HomeEditorial CommentLessons from post-Unity Accord multipartyism

Lessons from post-Unity Accord multipartyism

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THE post-Unity Accord period was marked by the introduction of the economic structural adjustment programme (ESAP) in Zimbabwe at the insistence of the International Monetary Fund (IMF).

According to IMF, Zimbabwe was supposed to transform its economic structure by making significant changes in economic policy.

The country was forced to cut back on social services and direct more of public funds to help the private sector become competitive both internally and externally. Budgets in education and health, areas which the Zanu PF government had achieved impressive progress, were cut back significantly.

Various laws were relaxed to facilitate foreign investment with the hope that this would lead to both social and economic development.

Sadly, ESAP facilitated an economic growth model that undermined people’s welfare. In fact, many people became poor as companies retrenched employees as part of cost cutting measures. The effects of ESAP infuriated even its advocates who had been impressed by this programme driven by the Washington Consensus doctrine.

Washington Consensus, coined by John Williamson in 1989, entails ten policies that Williamson successfully sold to the Washington political elite as a necessary economic policy intervention for Latin America. These ten policies were meant to help the debtor countries overcome their debt burden through significant changes in economic policy. The ten policies include, fiscal discipline, reordering public expenditure priorities, tax reform, liberalizing interest rates, a competitive exchange rate, trade liberalization, liberalization of inward foreign direct investment, privatization, deregulation, property rights.

Those who approved the design and implementation of the concept were in Washington and had very little or no understanding of the needs of countries such as Zimbabwe. An economic framework wrongly designed for Latin American countries was further wrongly imposed on Zimbabwe.

The disastrous effects of ESAP such as high unemployment, and deteriorating public services provided a perfect breeding ground for growing opposition against the Zanu PF government. From the mid-1990s onwards, we saw a surge in the support for nongovernmental organizations (NGOs) by mainly Western countries culminating in the formation and sponsorship of Movement for Democratic Change (MDC), which later split into several factions.

The NGOs and the MDC succeeded in exploiting the disaffection of many youths who were victims of unemployment and poverty. Many of these born-frees were of the opinion that they were engaging in an epoch-defining political struggle to replace liberation struggle politics as represented by Zanu PF, with one inspired by cosmopolitan, liberal democracy. They would stop at nothing to achieve their goal, even if it meant destroying the country. They supported the imposition of economic sanctions on the country; something they did not realize would undermine their own immediate and future economic and social interests.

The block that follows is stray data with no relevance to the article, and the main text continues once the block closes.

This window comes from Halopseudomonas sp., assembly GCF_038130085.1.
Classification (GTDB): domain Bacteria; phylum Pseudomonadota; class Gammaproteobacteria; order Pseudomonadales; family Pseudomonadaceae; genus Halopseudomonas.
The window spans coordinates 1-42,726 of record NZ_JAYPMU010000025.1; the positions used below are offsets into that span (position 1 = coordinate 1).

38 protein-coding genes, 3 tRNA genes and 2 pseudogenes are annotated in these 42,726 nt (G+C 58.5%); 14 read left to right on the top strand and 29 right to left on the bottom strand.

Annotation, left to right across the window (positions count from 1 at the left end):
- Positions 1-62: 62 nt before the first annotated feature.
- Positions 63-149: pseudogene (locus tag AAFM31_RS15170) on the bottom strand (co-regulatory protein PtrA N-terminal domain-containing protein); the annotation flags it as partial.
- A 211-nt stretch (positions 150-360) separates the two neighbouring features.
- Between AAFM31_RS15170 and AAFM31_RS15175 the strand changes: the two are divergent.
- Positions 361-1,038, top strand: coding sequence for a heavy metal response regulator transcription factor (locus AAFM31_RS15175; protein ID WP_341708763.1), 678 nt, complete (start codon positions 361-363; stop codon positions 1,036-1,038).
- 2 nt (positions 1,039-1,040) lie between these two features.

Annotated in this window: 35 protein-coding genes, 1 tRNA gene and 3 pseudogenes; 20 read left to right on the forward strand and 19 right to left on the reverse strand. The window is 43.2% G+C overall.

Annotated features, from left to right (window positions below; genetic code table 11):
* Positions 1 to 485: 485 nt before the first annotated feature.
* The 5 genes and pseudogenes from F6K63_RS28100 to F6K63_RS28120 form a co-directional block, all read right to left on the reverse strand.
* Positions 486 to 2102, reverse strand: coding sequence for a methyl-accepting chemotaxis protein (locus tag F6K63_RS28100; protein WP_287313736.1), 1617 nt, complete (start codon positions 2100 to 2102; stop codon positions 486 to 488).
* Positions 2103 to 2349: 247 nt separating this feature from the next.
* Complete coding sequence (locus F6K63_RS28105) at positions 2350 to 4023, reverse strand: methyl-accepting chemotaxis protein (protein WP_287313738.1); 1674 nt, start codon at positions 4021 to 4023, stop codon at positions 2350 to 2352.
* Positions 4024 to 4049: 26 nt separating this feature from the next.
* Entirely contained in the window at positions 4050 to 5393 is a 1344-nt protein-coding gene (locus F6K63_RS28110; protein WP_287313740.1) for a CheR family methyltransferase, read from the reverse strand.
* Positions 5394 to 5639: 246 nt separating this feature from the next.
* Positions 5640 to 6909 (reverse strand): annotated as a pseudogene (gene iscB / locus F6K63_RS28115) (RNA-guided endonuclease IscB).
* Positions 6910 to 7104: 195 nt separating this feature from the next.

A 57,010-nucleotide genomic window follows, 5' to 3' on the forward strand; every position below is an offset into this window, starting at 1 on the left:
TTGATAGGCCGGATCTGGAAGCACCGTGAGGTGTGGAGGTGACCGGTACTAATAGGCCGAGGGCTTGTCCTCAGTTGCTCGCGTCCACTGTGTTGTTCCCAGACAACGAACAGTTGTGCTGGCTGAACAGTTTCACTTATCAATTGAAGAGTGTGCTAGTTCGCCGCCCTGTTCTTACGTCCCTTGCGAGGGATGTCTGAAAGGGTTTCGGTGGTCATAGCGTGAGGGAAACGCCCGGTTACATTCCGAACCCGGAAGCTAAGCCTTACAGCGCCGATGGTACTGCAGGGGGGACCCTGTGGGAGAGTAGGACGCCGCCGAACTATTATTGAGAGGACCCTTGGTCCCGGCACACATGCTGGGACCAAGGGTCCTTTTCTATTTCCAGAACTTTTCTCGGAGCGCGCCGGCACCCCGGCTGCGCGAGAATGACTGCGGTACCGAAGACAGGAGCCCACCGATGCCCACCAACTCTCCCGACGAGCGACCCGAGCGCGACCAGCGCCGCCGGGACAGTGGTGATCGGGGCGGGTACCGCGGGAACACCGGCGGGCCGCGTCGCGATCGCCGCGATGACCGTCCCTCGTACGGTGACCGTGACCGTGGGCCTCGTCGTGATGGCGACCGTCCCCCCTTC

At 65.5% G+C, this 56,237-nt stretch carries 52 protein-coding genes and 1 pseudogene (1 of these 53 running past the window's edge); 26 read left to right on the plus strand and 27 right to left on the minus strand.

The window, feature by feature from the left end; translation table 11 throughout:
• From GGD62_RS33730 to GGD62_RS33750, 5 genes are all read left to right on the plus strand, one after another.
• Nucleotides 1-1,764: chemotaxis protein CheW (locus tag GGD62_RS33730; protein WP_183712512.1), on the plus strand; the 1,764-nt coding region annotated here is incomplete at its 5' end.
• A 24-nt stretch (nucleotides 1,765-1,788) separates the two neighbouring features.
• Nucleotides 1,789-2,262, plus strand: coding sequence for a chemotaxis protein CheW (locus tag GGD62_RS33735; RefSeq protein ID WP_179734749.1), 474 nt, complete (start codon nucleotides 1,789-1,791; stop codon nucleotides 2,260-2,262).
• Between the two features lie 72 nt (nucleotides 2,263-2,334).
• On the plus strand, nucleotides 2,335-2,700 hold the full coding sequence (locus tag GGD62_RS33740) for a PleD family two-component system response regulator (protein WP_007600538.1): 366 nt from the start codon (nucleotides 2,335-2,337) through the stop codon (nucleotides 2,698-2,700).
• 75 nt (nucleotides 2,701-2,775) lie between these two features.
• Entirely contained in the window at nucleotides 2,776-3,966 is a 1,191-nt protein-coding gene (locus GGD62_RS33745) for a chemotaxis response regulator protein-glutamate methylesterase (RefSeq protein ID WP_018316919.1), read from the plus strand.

Of course, the hope was that when the liberation struggle politics had been overturned, well-paying jobs for everyone would be created through a foreign investor-based economic model. The young political force failed to understand that the foreign investor model as a force for positive social development and sustainable economic growth was a mirage. Foreign investors, as the name implies, come to invest and not to spread around charity. They maximize on savings and minimize on charity!

The model benefits foreign investors and the local elite who were responsible for whipping up and exploiting the emotions of these youths for political gain. The rags to riches stories of many opposition leaders, leaving the youth in poverty, provides evidence to my assertion.

Sadly, the youth were made to feel as if they were engaging in an unprecedented world defining moment, which would see them overthrow a liberation struggle government. Little did they know that this sort of attack on liberation struggle governments has been ongoing around the world and many such projects have failed spectacularly.

The first lesson learned is that Zimbabweans need to understand what they commit themselves to. Some cried for ESAP only because they were convinced by glamorous institutions and sleek economic men that it would help Zimbabwe. But it proved to be reckless or ignorance in understanding the nature of ESAP. The legacy of that recklessness or ignorance is structural and will affect Zimbabwe for a long time to come.

Second, born-frees were not the first people to engage in a political struggle. Their fathers and mothers were engaged in a political struggle as well. So they were, and are supposed not to behave as if they are the sole vanguard of the country’s politics; adults have a stake too, as well as future generations. Kindly respect other stakeholders.

Third, multipartyism creates a strong opposition field that keeps check on the government. However, providing opposition requires responsible behaviour, not in a way which destroys the country as the economic sanctions did. Like ESAP, the effects of economic sanctions will be felt for a long time to come.

Kuthula Njokweni is a Zimbabwean based in Canada

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